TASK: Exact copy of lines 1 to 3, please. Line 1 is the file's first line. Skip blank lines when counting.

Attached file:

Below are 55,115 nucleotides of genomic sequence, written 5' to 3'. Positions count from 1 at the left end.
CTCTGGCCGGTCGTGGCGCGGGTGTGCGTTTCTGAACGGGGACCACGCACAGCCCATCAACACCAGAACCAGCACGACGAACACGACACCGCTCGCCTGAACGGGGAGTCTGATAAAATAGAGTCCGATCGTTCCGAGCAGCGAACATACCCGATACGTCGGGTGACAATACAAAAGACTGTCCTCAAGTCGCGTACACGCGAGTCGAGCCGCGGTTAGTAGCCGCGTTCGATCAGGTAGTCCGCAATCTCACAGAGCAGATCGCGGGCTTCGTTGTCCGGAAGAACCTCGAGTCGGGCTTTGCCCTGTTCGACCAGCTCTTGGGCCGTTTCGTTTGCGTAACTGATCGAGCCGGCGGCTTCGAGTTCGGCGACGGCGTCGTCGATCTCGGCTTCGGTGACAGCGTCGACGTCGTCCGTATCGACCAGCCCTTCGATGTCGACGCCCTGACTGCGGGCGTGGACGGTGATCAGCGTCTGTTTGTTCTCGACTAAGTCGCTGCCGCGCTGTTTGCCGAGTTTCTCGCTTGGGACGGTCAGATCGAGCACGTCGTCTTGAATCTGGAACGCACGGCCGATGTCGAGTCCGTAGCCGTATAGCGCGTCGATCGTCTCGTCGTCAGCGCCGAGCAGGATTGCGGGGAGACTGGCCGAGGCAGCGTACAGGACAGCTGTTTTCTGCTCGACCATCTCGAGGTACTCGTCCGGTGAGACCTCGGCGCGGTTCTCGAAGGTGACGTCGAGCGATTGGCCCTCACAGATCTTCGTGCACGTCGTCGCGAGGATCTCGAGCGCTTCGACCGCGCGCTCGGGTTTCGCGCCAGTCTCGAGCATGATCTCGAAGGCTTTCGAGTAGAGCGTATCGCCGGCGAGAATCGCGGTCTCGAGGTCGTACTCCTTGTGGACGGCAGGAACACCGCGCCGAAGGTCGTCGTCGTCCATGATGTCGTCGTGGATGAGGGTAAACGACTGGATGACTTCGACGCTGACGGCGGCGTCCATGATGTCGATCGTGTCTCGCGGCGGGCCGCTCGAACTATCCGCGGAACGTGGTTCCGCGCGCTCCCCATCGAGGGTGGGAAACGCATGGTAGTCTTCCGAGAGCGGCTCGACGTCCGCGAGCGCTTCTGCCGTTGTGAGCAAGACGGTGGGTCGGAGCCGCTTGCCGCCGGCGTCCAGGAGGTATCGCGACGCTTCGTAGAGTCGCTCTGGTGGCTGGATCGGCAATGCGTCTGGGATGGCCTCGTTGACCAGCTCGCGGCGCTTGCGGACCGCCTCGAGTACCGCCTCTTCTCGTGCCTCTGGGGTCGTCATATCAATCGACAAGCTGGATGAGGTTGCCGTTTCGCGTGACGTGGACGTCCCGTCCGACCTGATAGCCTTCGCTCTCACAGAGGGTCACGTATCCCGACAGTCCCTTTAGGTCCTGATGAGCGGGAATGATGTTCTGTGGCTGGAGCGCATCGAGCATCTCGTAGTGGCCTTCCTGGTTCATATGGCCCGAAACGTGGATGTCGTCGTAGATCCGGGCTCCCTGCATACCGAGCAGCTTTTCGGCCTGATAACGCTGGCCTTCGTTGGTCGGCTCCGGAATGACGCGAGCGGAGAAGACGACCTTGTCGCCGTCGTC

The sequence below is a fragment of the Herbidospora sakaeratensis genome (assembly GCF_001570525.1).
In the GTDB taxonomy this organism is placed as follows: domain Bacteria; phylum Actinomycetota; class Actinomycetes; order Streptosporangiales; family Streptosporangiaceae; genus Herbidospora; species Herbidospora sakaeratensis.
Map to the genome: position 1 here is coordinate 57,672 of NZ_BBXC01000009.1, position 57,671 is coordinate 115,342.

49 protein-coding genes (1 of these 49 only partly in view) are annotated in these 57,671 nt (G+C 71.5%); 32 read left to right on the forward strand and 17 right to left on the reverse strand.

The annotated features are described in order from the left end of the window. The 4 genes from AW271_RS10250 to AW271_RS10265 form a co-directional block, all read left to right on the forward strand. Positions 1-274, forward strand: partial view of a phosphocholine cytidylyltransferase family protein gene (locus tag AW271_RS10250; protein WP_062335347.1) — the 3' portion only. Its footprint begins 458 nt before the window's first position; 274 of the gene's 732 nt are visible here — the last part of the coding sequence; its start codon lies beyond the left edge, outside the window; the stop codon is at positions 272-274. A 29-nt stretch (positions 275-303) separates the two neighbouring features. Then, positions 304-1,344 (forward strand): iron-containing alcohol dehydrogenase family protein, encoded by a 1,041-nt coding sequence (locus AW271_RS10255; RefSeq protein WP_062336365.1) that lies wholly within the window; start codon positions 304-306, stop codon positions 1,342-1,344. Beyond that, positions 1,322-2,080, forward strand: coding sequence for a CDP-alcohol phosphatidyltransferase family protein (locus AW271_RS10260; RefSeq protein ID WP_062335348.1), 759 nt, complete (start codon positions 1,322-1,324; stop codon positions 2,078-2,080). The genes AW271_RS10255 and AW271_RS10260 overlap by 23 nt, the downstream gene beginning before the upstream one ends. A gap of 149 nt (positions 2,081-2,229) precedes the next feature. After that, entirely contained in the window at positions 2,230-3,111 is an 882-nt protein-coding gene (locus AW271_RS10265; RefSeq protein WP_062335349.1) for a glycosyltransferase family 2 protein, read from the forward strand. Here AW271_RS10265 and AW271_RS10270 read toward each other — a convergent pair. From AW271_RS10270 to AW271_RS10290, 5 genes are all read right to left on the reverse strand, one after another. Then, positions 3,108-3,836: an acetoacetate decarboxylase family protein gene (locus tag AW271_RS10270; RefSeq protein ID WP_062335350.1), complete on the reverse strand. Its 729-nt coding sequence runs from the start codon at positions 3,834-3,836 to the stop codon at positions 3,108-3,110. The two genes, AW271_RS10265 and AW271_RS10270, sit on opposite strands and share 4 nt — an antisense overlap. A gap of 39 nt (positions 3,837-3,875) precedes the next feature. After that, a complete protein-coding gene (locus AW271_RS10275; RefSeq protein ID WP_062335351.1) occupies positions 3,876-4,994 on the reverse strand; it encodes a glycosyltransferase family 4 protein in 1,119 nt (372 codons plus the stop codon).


Below are 55,115 nucleotides of genomic sequence, written 5' to 3'. Positions count from 1 at the left end.
CTCTGGCCGGTCGTGGCGCGGGTGTGCGTTTCTGAACGGGGACCACGCACAGCCCATCAACACCAGAACCAGCACGACGAACACGACACCGCTCGCCTGAACGGGGAGTCTGATAAAATAGAGTCCGATCGTTCCGAGCAGCGAACATACCCGATACGTCGGGTGACAATACAAAAGACTGTCCTCAAGTCGCGTACACGCGAGTCGAGCCGCGGTTAGTAGCCGCGTTCGATCAGGTAGTCCGCAATCTCACAGAGCAGATCGCGGGCTTCGTTGTCCGGAAGAACCTCGAGTCGGGCTTTGCCCTGTTCGACCAGCTCTTGGGCCGTTTCGTTTGCGTAACTGATCGAGCCGGCGGCTTCGAGTTCGGCGACGGCGTCGTCGATCTCGGCTTCGGTGACAGCGTCGACGTCGTCCGTATCGACCAGCCCTTCGATGTCGACGCCCTGACTGCGGGCGTGGACGGTGATCAGCGTCTGTTTGTTCTCGACTAAGTCGCTGCCGCGCTGTTTGCCGAGTTTCTCGCTTGGGACGGTCAGATCGAGCACGTCGTCTTGAATCTGGAACGCACGGCCGATGTCGAGTCCGTAGCCGTATAGCGCGTCGATCGTCTCGTCGTCAGCGCCGAGCAGGATTGCGGGGAGACTGGCCGAGGCAGCGTACAGGACAGCTGTTTTCTGCTCGACCATCTCGAGGTACTCGTCCGGTGAGACCTCGGCGCGGTTCTCGAAGGTGACGTCGAGCGATTGGCCCTCACAGATCTTCGTGCACGTCGTCGCGAGGATCTCGAGCGCTTCGACCGCGCGCTCGGGTTTCGCGCCAGTCTCGAGCATGATCTCGAAGGCTTTCGAGTAGAGCGTATCGCCGGCGAGAATCGCGGTCTCGAGGTCGTACTCCTTGTGGACGGCAGGAACACCGCGCCGAAGGTCGTCGTCGTCCATGATGTCGTCGTGGATGAGGGTAAACGACTGGATGACTTCGACGCTGACGGCGGCGTCCATGATGTCGATCGTGTCTCGCGGCGGGCCGCTCGAACTATCCGCGGAACGTGGTTCCGCGCGCTCCCCATCGAGGGTGGGAAACGCATGGTAGTCTTCCGAGAGCGGCTCGACGTCCGCGAGCGCTTCTGCCGTTGTGAGCAAGACGGTGGGTCGGAGCCGCTTGCCGCCGGCGTCCAGGAGGTATCGCGACGCTTCGTAGAGTCGCTCTGGTGGCTGGATCGGCAATGCGTCTGGGATGGCCTCGTTGACCAGCTCGCGGCGCTTGCGGACCGCCTCGAGTACCGCCTCTTCTCGTGCCTCTGGGGTCGTCATATCAATCGACAAGCTGGATGAGGTTGCCGTTTCGCGTGACGTGGACGTCCCGTCCGACCTGATAGCCTTCGCTCTCACAGAGGGTCACGTATCCCGACAGTCCCTTTAGGTCCTGATGAGCGGGAATGATGTTCTGTGGCTGGAGCGCATCGAGCATCTCGTAGTGGCCTTCCTGGTTCATATGGCCCGAAACGTGGATGTCGTCGTAGATCCGGGCTCCCTGCATACCGAGCAGCTTTTCGGCCTGATAACGCTGGCCTTCGTTGGTCGGCTCCGGAATGACGCGAGCGGAGAAGACGACCTTGTCGCCGTCGTC

The sequence below is a fragment of the Herbidospora sakaeratensis genome (assembly GCF_001570525.1).